|Mohammed Abu Khdair
Most of the world, the media, and in particular the Telegraph have decided that the murder of Mohammed Abu Khdeir was a ‘revenge killing’. The remaining uncertainty over the motive and perpetrators of this murder is represented by a pair of scare quotes.
I must say Robert Tait looks tired and unkempt by the way. “Video obtained by the Telegraph” says the Telegraph. “Dramatic new footage” it says. Slight exaggeration there all round. Not a scoop, not dramatic, not revealing, not conclusive, not convincing.
The Guardian is a little more cautious. Their article states:
“This claim appeared to be bolstered by the emergence of the footage which the boy's family says captures the abduction – and suggests that he was randomly targeted outside a mosque and did not know his kidnappers.”
Having seen the video a few times I can’t see how the footage bolsters any theory at all. The whole thing looks weird. Not just the video but the demeanour of the boy’s aunt while she is making her oddly presumptuous presentation.
David Vance has posted a characteristically concise piece over at Biased-BBC contrasting the difference between the BBC’s responses to the two incidents.
When the news broke of the Israeli boys’ abduction the BBC vigorously promoted Hamas’s denials. Most BBC interviewers invariably made these particular points to Israeli spokespersons. “Hamas denies responsibility” and “We don’t know who was responsible.”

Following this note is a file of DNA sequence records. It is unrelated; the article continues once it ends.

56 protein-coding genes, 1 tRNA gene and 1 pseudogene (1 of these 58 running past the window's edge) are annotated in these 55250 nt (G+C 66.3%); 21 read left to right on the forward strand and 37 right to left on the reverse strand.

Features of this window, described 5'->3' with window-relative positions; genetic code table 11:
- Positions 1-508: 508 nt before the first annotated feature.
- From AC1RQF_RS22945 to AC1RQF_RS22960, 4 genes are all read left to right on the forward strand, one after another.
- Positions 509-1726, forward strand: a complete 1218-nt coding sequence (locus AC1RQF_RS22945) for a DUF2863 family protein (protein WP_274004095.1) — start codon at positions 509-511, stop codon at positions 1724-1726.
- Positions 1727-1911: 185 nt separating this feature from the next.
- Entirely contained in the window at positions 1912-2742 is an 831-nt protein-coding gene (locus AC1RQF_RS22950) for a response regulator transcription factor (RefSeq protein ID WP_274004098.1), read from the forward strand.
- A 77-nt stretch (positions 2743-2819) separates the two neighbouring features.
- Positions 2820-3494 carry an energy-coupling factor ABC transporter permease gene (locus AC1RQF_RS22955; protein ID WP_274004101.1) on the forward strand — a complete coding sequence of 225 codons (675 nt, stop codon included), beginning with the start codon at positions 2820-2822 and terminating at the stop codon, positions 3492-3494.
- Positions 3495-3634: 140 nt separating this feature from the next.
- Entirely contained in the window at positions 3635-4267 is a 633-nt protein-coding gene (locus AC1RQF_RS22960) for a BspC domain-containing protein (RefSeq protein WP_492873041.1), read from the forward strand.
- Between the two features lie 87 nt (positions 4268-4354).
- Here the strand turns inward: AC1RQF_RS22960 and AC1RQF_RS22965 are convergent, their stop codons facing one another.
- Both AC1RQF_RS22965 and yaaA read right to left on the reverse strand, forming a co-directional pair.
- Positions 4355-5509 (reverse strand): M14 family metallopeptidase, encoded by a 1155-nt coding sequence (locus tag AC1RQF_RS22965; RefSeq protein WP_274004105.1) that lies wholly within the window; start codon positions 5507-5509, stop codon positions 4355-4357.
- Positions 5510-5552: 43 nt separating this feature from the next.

Yet, as soon as the murder of the Palestinian boy was known, all and sundry knew that it was a revenge attack.
Today’s announcement by Hamas - some would describe it as ‘breathless’ - was touted as though it was some sort of conciliatory move by the ‘militants’. Of course if it’s true that it was merely the Hamas’s response to Israel’s ultimatum, the BBC portrayal is not wholly accurate.
“Palestinian sources cited by Walla reported that Israel has delivered an ultimatum to Hamas to stop rocket fire from Gaza within 48 hours. Otherwise, Israel warned, it intends to launch an attack on Gaza.The sources said that the threat was delivered by Egyptian Intelligence to the head of Hamas's political bureau, Musa Abu Marzuk, who is in Cairo.”
Meanwhile, there is uncertainty over the motive and identity of the killers of Mohammed Abu Khdeir. The one thing that is certain however, is the difference in the circumstances surrounding the two appalling incidents.
Melanie Phillips has written in the Jerusalem Post about the distinction between the two.
It would cut no ice at all to point out that there can be no comparison between a tiny fringe element of Jewish ultras committing violence against Arabs, condemned by most Israelis and pursued by the Israeli justice system, and the systematic incitement to hatred and murder of Jews by Palestinian society.
It’s an extremely powerful article and I urge everyone to read it .
I nearly forgot to mention that I saw a blatantly pro-Palestinian report by Christian Fraser yesterday. It was almost as full of undiluted Palestinian propaganda as the Today programme I wrote about earlier, but perhaps more damaging by virtue of the huge number of homes it was undoubtedly beamed into (because it was on TV rather than the relatively obscure radio 4.)
What am I talking about? - the Today programme is widely listened to by people getting ready for work and the common and garden listening intelligentsia who assume they’re being informed, educated and entertained.
All the BBC output is potentially damaging when it turns its hand to ‘Israel and Palestine’. So I’m pleased to see that Hadar has tackled Christian Fraser over at BBCWatch.